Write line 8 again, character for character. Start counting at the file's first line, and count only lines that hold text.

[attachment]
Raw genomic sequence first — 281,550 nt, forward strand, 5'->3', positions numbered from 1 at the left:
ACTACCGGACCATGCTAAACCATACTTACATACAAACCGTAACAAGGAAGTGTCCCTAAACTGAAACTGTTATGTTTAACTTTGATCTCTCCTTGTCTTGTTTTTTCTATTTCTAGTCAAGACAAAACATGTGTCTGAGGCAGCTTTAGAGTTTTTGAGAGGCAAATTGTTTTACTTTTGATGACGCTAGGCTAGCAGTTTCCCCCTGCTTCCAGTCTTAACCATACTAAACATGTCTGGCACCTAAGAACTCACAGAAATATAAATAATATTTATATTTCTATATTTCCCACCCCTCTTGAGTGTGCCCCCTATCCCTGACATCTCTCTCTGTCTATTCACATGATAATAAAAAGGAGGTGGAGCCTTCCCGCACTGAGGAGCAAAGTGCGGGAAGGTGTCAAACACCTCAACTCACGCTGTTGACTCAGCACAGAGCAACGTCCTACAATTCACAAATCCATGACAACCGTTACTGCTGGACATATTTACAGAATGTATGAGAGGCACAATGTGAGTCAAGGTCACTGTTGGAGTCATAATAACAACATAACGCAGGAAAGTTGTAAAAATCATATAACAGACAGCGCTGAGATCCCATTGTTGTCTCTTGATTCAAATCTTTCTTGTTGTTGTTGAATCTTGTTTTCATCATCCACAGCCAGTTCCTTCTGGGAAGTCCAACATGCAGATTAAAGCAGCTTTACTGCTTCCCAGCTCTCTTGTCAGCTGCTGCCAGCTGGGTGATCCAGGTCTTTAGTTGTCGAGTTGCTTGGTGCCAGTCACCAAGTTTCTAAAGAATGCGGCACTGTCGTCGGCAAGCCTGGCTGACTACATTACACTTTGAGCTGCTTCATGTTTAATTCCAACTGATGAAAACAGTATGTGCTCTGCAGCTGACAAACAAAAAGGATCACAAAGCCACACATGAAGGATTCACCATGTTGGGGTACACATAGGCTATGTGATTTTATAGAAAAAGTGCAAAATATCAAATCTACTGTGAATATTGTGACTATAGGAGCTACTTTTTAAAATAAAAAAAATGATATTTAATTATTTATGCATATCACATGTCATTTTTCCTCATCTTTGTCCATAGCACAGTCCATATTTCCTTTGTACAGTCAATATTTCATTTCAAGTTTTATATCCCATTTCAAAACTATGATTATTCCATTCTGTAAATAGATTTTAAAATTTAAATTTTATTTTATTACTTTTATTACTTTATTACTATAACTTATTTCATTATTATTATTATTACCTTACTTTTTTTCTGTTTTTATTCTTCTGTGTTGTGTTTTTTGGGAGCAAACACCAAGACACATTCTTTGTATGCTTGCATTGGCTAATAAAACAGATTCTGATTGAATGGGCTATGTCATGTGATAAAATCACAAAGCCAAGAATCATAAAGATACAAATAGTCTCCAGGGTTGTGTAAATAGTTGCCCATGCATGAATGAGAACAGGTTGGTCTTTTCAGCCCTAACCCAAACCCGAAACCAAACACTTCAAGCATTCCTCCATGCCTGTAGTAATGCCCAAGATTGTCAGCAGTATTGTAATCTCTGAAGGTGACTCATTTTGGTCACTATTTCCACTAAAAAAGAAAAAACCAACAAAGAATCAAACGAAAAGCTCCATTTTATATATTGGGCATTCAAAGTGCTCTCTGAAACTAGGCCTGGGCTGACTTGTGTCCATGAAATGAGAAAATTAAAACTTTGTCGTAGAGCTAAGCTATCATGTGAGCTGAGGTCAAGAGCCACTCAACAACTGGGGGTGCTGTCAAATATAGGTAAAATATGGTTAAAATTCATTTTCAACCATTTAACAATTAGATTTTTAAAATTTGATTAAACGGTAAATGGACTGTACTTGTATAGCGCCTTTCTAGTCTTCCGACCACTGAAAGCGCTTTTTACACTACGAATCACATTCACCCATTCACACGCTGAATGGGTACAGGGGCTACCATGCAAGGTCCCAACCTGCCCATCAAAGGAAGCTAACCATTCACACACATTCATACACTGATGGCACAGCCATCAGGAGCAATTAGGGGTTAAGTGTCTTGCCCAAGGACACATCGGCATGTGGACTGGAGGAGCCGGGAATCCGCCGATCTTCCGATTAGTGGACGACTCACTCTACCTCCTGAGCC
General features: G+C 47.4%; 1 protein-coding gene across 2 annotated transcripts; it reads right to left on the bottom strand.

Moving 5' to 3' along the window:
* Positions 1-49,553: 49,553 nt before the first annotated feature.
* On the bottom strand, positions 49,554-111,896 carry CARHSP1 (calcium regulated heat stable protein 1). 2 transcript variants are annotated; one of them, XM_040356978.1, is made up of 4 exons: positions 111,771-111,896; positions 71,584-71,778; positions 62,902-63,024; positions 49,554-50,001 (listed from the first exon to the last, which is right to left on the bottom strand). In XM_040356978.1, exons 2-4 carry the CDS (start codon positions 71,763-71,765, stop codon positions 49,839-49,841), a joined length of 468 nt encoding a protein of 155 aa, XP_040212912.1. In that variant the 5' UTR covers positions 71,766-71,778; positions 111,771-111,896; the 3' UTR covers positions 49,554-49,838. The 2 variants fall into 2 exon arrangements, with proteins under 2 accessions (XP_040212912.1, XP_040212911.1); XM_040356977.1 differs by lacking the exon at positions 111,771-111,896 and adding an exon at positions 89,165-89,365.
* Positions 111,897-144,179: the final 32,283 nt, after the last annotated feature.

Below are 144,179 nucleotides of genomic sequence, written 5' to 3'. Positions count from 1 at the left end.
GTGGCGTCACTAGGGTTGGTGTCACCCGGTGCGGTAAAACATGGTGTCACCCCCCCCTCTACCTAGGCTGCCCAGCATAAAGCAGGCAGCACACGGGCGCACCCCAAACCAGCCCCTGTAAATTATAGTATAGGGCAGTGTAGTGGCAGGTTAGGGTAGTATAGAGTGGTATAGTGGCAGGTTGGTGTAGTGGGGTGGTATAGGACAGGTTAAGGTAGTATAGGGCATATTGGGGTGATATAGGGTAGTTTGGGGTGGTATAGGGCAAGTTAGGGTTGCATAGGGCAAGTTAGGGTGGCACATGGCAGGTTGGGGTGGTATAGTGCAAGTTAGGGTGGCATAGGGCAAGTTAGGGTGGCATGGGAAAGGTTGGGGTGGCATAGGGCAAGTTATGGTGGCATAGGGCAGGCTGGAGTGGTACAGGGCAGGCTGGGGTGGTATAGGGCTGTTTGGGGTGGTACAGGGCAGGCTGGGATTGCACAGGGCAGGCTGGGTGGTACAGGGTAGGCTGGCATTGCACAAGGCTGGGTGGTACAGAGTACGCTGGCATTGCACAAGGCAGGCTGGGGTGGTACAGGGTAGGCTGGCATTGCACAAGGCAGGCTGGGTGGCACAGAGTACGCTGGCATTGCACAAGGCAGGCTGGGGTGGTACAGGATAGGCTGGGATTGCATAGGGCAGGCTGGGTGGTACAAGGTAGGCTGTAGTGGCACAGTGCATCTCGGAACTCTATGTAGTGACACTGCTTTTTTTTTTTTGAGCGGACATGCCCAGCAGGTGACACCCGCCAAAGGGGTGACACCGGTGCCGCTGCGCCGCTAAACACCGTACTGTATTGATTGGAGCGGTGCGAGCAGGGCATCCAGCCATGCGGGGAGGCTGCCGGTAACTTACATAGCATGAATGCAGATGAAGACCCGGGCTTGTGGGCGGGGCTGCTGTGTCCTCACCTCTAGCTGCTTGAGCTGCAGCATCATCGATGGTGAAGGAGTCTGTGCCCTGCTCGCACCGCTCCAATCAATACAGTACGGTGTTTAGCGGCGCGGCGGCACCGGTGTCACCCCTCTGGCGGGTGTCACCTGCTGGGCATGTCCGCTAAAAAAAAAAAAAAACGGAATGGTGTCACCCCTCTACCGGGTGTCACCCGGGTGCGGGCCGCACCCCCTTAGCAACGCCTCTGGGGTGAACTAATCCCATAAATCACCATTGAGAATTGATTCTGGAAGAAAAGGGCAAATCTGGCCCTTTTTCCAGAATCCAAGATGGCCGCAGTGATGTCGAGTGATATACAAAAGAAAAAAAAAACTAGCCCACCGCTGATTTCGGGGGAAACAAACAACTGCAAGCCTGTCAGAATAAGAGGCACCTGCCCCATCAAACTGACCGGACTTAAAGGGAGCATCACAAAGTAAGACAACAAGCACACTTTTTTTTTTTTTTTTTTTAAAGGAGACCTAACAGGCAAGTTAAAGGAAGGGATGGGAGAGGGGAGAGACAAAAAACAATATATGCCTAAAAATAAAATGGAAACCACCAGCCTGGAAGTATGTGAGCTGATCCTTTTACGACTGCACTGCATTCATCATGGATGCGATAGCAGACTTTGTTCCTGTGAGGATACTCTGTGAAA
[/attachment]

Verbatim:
Below are 144,179 nucleotides of genomic sequence, written 5' to 3'. Positions count from 1 at the left end.